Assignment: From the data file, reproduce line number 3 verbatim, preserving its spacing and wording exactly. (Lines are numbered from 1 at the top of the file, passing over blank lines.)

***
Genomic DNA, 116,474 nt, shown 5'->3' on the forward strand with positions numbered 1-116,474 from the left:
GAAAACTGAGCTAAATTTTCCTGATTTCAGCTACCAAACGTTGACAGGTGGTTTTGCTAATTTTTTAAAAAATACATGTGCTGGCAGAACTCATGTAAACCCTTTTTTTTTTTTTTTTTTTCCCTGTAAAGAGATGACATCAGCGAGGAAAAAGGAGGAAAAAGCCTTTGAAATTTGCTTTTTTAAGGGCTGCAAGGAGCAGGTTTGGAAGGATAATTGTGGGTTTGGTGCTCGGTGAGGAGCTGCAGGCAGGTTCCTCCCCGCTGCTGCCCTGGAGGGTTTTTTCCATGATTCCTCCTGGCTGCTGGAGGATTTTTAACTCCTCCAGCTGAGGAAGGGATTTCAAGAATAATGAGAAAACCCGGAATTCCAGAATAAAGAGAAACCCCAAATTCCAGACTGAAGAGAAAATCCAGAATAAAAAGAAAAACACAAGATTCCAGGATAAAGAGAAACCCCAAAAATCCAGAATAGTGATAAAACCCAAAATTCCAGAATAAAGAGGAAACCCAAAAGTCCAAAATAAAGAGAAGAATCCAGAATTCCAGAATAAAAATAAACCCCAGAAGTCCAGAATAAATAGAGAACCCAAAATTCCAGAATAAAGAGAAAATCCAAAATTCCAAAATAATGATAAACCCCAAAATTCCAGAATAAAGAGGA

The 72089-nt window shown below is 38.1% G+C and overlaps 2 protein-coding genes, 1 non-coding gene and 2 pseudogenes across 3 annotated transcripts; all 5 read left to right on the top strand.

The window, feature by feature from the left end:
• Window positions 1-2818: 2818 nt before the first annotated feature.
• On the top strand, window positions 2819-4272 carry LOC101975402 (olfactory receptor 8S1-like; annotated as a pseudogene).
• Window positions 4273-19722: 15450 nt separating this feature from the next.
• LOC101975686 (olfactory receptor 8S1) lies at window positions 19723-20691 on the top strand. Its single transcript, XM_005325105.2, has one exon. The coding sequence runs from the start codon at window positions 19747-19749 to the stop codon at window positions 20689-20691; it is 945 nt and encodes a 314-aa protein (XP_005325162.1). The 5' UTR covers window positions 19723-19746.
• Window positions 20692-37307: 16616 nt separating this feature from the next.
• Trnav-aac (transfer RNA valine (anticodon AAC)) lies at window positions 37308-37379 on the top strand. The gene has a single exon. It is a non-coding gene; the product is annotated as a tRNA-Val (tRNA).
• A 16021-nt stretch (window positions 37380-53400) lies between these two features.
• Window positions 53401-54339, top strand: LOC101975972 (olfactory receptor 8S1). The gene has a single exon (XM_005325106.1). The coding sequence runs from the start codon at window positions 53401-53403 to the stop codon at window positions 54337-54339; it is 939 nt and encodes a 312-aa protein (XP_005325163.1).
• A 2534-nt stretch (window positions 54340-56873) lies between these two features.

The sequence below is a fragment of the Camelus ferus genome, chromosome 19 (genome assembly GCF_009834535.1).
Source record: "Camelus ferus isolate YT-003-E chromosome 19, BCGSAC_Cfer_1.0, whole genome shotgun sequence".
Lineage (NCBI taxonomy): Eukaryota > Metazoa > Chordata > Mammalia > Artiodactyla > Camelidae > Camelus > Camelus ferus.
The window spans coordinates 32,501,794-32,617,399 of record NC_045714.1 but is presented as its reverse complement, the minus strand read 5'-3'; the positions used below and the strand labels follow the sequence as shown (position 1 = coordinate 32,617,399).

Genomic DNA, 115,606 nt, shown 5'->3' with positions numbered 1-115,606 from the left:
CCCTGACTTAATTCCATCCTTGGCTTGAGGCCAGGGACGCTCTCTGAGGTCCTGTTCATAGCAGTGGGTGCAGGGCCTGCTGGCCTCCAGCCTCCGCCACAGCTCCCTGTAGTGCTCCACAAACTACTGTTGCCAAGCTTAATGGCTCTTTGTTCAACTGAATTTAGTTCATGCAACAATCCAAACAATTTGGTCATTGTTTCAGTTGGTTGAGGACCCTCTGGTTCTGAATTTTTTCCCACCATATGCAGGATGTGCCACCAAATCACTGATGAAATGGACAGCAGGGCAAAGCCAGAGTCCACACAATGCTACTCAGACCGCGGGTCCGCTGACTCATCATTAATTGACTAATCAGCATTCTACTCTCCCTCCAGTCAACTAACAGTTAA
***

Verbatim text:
The 72089-nt window shown below is 38.1% G+C and overlaps 2 protein-coding genes, 1 non-coding gene and 2 pseudogenes across 3 annotated transcripts; all 5 read left to right on the top strand.